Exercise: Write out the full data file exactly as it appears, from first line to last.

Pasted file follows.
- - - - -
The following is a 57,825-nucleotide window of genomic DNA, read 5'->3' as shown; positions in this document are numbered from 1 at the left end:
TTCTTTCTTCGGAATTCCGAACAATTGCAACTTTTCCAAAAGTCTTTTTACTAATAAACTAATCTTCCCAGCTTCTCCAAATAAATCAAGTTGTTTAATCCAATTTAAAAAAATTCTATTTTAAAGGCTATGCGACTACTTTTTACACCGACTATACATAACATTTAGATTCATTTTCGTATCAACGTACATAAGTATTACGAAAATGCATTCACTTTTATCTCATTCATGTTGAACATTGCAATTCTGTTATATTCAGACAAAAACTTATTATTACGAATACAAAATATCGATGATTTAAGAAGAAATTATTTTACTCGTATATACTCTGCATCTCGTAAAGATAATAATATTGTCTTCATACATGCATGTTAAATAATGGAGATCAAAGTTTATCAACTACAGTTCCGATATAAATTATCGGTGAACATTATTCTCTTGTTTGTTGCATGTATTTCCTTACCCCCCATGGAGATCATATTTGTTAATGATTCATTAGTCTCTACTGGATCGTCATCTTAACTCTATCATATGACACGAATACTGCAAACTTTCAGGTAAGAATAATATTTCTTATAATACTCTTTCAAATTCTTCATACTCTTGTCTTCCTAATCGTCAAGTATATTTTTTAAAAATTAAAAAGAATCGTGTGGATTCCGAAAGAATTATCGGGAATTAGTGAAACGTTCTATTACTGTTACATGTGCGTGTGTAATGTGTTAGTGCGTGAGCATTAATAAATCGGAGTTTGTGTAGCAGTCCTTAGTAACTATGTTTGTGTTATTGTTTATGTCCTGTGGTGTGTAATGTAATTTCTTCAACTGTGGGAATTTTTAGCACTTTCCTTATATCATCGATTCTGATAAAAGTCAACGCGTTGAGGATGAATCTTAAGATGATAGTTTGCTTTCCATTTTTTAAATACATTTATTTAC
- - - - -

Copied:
The following is a 57,825-nucleotide window of genomic DNA, read 5'->3' as shown; positions in this document are numbered from 1 at the left end:
TTCTTTCTTCGGAATTCCGAACAATTGCAACTTTTCCAAAAGTCTTTTTACTAATAAACTAATCTTCCCAGCTTCTCCAAATAAATCAAGTTGTTTAATCCAATTTAAAAAAATTCTATTTTAAAGGCTATGCGACTACTTTTTACACCGACTATACATAACATTTAGATTCATTTTCGTATCAACGTACATAAGTATTACGAAAATGCATTCACTTTTATCTCATTCATGTTGAACATTGCAATTCTGTTATATTCAGACAAAAACTTATTATTACGAATACAAAATATCGATGATTTAAGAAGAAATTATTTTACTCGTATATACTCTGCATCTCGTAAAGATAATAATATTGTCTTCATACATGCATGTTAAATAATGGAGATCAAAGTTTATCAACTACAGTTCCGATATAAATTATCGGTGAACATTATTCTCTTGTTTGTTGCATGTATTTCCTTACCCCCCATGGAGATCATATTTGTTAATGATTCATTAGTCTCTACTGGATCGTCATCTTAACTCTATCATATGACACGAATACTGCAAACTTTCAGGTAAGAATAATATTTCTTATAATACTCTTTCAAATTCTTCATACTCTTGTCTTCCTAATCGTCAAGTATATTTTTTAAAAATTAAAAAGAATCGTGTGGATTCCGAAAGAATTATCGGGAATTAGTGAAACGTTCTATTACTGTTACATGTGCGTGTGTAATGTGTTAGTGCGTGAGCATTAATAAATCGGAGTTTGTGTAGCAGTCCTTAGTAACTATGTTTGTGTTATTGTTTATGTCCTGTGGTGTGTAATGTAATTTCTTCAACTGTGGGAATTTTTAGCACTTTCCTTATATCATCGATTCTGATAAAAGTCAACGCGTTGAGGATGAATCTTAAGATGATAGTTTGCTTTCCATTTTTTAAATACATTTATTTAC